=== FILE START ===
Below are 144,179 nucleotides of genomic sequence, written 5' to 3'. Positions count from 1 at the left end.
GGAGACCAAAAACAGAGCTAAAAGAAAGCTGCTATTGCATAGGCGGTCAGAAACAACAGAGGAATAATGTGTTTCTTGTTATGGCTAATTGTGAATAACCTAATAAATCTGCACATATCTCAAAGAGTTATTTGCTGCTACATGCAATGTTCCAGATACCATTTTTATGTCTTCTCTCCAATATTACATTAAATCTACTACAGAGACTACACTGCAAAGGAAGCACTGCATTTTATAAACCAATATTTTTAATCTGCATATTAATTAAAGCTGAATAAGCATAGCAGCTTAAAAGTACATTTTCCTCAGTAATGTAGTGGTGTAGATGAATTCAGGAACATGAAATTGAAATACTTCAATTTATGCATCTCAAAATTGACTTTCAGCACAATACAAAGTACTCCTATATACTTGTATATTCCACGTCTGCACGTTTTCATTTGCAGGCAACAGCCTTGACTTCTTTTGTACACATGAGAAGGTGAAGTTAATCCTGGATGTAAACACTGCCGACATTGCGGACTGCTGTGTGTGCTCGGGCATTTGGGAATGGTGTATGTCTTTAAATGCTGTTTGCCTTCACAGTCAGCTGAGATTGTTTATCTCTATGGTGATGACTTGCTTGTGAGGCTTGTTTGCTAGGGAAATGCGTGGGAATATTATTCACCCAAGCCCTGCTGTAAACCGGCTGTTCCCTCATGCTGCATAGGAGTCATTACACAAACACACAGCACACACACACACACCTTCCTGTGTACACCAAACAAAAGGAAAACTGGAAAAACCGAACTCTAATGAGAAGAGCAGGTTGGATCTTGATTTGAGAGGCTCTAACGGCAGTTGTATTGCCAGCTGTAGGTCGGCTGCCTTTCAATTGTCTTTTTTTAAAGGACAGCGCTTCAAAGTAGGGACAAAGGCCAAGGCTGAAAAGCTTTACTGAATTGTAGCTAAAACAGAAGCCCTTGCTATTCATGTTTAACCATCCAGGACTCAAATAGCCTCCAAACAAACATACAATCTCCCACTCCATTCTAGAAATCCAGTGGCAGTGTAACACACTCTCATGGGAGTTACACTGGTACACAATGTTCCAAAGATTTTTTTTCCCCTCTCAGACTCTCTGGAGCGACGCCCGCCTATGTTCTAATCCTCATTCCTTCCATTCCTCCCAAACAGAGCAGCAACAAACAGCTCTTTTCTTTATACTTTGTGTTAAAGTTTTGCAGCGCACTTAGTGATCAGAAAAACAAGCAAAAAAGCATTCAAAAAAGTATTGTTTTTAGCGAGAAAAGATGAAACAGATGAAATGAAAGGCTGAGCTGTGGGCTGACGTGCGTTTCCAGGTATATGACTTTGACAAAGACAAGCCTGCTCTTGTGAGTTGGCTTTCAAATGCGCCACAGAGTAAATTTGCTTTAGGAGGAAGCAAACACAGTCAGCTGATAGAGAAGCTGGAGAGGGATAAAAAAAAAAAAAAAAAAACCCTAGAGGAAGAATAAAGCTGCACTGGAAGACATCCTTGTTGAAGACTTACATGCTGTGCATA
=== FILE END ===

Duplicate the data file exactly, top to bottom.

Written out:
Below are 144,179 nucleotides of genomic sequence, written 5' to 3'. Positions count from 1 at the left end.
GGAGACCAAAAACAGAGCTAAAAGAAAGCTGCTATTGCATAGGCGGTCAGAAACAACAGAGGAATAATGTGTTTCTTGTTATGGCTAATTGTGAATAACCTAATAAATCTGCACATATCTCAAAGAGTTATTTGCTGCTACATGCAATGTTCCAGATACCATTTTTATGTCTTCTCTCCAATATTACATTAAATCTACTACAGAGACTACACTGCAAAGGAAGCACTGCATTTTATAAACCAATATTTTTAATCTGCATATTAATTAAAGCTGAATAAGCATAGCAGCTTAAAAGTACATTTTCCTCAGTAATGTAGTGGTGTAGATGAATTCAGGAACATGAAATTGAAATACTTCAATTTATGCATCTCAAAATTGACTTTCAGCACAATACAAAGTACTCCTATATACTTGTATATTCCACGTCTGCACGTTTTCATTTGCAGGCAACAGCCTTGACTTCTTTTGTACACATGAGAAGGTGAAGTTAATCCTGGATGTAAACACTGCCGACATTGCGGACTGCTGTGTGTGCTCGGGCATTTGGGAATGGTGTATGTCTTTAAATGCTGTTTGCCTTCACAGTCAGCTGAGATTGTTTATCTCTATGGTGATGACTTGCTTGTGAGGCTTGTTTGCTAGGGAAATGCGTGGGAATATTATTCACCCAAGCCCTGCTGTAAACCGGCTGTTCCCTCATGCTGCATAGGAGTCATTACACAAACACACAGCACACACACACACACCTTCCTGTGTACACCAAACAAAAGGAAAACTGGAAAAACCGAACTCTAATGAGAAGAGCAGGTTGGATCTTGATTTGAGAGGCTCTAACGGCAGTTGTATTGCCAGCTGTAGGTCGGCTGCCTTTCAATTGTCTTTTTTTAAAGGACAGCGCTTCAAAGTAGGGACAAAGGCCAAGGCTGAAAAGCTTTACTGAATTGTAGCTAAAACAGAAGCCCTTGCTATTCATGTTTAACCATCCAGGACTCAAATAGCCTCCAAACAAACATACAATCTCCCACTCCATTCTAGAAATCCAGTGGCAGTGTAACACACTCTCATGGGAGTTACACTGGTACACAATGTTCCAAAGATTTTTTTTCCCCTCTCAGACTCTCTGGAGCGACGCCCGCCTATGTTCTAATCCTCATTCCTTCCATTCCTCCCAAACAGAGCAGCAACAAACAGCTCTTTTCTTTATACTTTGTGTTAAAGTTTTGCAGCGCACTTAGTGATCAGAAAAACAAGCAAAAAAGCATTCAAAAAAGTATTGTTTTTAGCGAGAAAAGATGAAACAGATGAAATGAAAGGCTGAGCTGTGGGCTGACGTGCGTTTCCAGGTATATGACTTTGACAAAGACAAGCCTGCTCTTGTGAGTTGGCTTTCAAATGCGCCACAGAGTAAATTTGCTTTAGGAGGAAGCAAACACAGTCAGCTGATAGAGAAGCTGGAGAGGGATAAAAAAAAAAAAAAAAAAACCCTAGAGGAAGAATAAAGCTGCACTGGAAGACATCCTTGTTGAAGACTTACATGCTGTGCATA